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12 April 1931: Local elections led to the Second Republic

A queue outside a polling station in Malaga on 12 April 1931.
A queue outside a polling station in Malaga on 12 April 1931. / SUR
  • A landslide victory for republican and left-wing parties resulted in the king leaving the country and the Republic being declared two days later

On 12 April 1931 local elections were held in Spain for the first time in years, and the result - a landslide victory for republicans and left-wing parties - changed the course of history.

The number of seats on each council was determined by the number of inhabitants. Voting was compulsory, but only men were allowed to vote as suffrage for women had not yet been introduced.

The republicans won by a large margin in the regions of Asturias, Aragón and Catalonia, with a majority in most provincial capital cities. In Barcelona they won 75 per cent of the seats.

Out of a total of 80,472 possible seats on local councils, the republicans won 34,368, socialists 4,813, communists 67, and monarchists 19,035, with their best results being in the Balearic Islands and the regions of Andalucía and Extremadura.

Two days later the king, Alfonso XIII, who had come to power in 1902 and had become extremely unpopular, left the country, saying that he no longer had the support of the people. He had been advised that this would avoid violence breaking out.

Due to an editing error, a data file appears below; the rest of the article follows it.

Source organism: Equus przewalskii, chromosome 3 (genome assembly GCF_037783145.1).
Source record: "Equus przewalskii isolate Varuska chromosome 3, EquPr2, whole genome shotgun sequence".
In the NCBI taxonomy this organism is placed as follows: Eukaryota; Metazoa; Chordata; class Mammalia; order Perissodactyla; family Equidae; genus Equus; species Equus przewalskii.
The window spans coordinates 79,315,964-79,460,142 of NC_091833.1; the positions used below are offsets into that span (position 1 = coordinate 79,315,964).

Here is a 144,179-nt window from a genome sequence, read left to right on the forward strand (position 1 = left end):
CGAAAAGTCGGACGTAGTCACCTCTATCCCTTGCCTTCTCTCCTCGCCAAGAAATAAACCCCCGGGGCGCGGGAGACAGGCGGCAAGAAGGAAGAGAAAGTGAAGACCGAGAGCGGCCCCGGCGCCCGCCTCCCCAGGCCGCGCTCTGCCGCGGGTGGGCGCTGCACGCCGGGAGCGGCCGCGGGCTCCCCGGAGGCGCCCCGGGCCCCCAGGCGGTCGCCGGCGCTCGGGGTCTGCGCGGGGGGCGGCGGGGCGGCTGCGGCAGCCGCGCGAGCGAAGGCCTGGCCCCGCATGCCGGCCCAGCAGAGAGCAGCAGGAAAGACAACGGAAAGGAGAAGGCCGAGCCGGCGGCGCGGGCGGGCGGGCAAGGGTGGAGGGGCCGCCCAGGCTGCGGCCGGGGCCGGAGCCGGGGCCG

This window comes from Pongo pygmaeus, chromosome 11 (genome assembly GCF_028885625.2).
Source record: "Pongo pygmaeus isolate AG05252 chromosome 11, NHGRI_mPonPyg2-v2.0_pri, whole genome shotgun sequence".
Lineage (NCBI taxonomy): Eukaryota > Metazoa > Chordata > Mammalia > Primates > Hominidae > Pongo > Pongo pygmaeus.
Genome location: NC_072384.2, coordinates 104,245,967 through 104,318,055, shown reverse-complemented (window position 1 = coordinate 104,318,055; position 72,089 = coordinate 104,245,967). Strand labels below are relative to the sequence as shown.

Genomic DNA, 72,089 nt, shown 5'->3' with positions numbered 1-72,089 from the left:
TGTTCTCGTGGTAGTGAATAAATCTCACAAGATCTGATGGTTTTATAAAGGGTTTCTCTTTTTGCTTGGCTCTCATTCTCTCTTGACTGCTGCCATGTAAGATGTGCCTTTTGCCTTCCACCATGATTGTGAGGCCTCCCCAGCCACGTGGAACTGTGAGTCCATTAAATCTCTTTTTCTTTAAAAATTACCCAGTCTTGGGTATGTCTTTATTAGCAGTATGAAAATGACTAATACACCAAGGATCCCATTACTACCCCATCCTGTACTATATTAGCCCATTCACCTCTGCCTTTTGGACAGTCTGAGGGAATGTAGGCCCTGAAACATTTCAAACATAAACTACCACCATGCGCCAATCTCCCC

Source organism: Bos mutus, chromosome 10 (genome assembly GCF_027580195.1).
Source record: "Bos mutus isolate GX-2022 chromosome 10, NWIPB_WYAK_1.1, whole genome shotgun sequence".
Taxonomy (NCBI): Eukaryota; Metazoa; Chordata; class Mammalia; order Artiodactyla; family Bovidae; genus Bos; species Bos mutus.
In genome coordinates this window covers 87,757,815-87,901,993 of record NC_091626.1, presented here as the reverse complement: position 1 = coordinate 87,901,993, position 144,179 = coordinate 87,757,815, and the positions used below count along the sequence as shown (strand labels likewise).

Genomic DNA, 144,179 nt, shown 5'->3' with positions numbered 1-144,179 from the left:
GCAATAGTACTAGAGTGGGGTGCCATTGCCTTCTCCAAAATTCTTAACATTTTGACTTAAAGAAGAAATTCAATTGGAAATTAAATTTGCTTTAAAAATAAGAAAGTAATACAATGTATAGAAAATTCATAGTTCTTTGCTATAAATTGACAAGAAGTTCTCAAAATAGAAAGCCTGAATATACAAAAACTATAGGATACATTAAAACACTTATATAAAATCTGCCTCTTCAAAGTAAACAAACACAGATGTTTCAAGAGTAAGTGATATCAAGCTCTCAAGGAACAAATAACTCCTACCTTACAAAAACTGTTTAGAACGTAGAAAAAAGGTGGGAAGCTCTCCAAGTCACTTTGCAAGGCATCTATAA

After travelling to Austria, Switzerland, England and Egypt, he finally settled in Rome, but he only absented himself from Spain: he did not abdicate the throne. On the same day that he went into exile, 14 April, the Second Republic was proclaimed.

The politicians who took over the government of Spain on 14 April 1931 were from several small parties, and the prime minister of the new regime was Niceto Alcalá Zamora. However, he resigned in October after disagreeing with some of the articles in the new Constitution. He was also selected to be the President of the new Republic, a post he retained until the Civil War began in 1936.

Under the new government, many things changed rapidly in Spain.

It introduced new rights such as freedom of speech, freedom of association and votes for women, legalised divorce and removed the special legal status of the nobility and the Church.

However, when civil war broke out in 1936, the history of the country once again took a very different turn and many of those innovations were reversed.